The ROM’s Roloff Beny Gallery on the fourth floor is a challenging space. By their nature, family photographs are often small, and it would be easy for them to become lost in this large space as many of them are spaced side by side along the wide and tall walls. But something different happens. Because they are small, the viewer is forced to move in close to see the detail in a photograph. This creates an intimacy of perspective that lends itself well to the theme. Since the exhibition is focused on family cameras and taken by family members, the snapshot images are sometimes amateurish, but nevertheless eloquent in what they depict.

Felicity (right) with her mother Kitty, surrounded by her friends, in Derry Martin, England, April 1948. (Photo courtesy of Somerset family)

The curation of the exhibition has resulted in a rich resource that expands what family photographs can mean. Although the images do reveal the family stories, they also have a broader historical context which both gives the story meaning and records the history of Canada, becoming vehicles by which migration and family relationships, connections, events and domestic life can be explored. Many of the images are accompanied by labels that tell the story of the photograph, while others describe the event but leave you imagining the story behind the image. In some cases, photographs have been mounted sideways to the wall in clear glass frames so that you can see the photograph on one side and the annotation on the other.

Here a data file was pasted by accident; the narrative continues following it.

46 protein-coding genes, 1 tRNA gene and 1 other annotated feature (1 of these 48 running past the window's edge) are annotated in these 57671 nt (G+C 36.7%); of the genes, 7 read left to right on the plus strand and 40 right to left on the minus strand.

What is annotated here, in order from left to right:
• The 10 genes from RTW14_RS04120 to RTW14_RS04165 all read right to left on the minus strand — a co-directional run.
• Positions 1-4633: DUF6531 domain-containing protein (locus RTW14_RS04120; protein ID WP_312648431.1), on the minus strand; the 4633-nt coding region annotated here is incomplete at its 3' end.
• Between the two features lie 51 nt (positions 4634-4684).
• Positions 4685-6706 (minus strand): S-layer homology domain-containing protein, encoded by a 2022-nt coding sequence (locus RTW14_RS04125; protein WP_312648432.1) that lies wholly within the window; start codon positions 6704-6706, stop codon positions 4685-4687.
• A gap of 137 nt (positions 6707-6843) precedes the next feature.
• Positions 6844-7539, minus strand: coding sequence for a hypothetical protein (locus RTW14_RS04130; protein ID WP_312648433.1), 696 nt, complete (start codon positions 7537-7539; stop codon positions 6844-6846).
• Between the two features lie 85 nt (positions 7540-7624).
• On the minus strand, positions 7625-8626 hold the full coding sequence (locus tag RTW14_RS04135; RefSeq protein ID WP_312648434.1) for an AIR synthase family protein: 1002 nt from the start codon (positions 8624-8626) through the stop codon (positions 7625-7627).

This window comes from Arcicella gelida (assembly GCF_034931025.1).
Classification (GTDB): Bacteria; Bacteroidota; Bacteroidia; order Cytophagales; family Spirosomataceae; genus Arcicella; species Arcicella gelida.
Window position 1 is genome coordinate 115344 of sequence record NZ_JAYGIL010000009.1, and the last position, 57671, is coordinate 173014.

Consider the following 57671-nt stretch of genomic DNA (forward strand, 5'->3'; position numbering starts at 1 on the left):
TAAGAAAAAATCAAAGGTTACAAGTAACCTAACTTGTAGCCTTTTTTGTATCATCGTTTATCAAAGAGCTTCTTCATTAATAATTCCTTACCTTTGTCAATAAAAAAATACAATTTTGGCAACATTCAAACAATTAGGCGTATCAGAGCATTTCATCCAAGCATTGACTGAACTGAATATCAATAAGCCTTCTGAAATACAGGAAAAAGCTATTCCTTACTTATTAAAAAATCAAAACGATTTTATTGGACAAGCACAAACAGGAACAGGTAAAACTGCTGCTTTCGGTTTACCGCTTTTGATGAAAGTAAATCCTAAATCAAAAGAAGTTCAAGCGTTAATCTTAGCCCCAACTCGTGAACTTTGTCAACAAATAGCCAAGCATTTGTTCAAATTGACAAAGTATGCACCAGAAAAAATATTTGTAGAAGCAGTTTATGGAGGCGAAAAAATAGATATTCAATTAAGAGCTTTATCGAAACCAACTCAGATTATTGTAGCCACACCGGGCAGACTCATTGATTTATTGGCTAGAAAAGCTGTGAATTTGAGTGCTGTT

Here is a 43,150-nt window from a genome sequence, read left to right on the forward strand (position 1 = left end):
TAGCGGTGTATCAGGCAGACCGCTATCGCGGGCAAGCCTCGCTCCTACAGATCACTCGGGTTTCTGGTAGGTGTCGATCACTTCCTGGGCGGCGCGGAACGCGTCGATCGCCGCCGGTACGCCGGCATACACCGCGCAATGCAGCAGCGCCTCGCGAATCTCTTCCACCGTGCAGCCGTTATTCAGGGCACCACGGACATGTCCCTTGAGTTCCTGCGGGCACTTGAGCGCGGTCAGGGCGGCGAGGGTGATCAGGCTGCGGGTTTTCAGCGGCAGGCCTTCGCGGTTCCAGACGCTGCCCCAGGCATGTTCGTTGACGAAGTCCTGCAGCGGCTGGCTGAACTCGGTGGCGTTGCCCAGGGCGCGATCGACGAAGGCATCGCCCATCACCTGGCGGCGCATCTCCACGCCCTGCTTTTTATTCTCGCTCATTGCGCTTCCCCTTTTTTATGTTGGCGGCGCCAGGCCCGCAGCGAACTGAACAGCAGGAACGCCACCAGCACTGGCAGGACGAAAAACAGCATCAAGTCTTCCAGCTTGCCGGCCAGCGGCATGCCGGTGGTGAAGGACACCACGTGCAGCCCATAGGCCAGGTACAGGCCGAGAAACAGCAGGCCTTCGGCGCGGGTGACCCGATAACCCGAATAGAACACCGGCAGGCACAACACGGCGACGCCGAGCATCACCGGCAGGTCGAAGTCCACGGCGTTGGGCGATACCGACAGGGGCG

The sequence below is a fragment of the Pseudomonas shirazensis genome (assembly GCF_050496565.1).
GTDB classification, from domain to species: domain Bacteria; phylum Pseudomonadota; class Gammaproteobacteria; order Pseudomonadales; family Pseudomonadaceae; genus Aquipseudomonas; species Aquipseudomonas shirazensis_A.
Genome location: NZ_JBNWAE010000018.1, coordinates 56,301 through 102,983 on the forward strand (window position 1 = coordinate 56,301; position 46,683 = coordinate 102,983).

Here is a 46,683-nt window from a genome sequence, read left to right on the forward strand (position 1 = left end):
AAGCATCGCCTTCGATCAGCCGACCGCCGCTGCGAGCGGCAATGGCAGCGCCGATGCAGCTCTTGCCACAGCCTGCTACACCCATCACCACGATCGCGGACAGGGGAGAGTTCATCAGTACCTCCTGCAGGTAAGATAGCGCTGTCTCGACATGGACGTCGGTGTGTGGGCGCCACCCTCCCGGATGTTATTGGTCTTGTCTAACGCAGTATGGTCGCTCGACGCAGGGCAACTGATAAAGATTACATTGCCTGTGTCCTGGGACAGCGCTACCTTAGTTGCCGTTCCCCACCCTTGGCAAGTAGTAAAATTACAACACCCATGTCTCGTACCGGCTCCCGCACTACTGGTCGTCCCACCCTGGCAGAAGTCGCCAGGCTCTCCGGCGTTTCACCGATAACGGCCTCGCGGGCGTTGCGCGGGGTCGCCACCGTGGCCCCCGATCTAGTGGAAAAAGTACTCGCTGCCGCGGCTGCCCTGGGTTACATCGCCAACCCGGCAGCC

The exhibition celebrates the diversity of Canada from its indigenous people to immigrants, many of whom were refugees, from all over the world. One of the largest images displayed on the wall is a photograph of a young Vietnamese refugee, Hon Lu, at the Narita International Airport en route to Canada. The Lu Thai family photographs, courtesy of Hon’s photographer mother, are one of the treasures of the exhibition and not only tell a story of refugee migration but also emphasize the importance to this family of making a photographic record.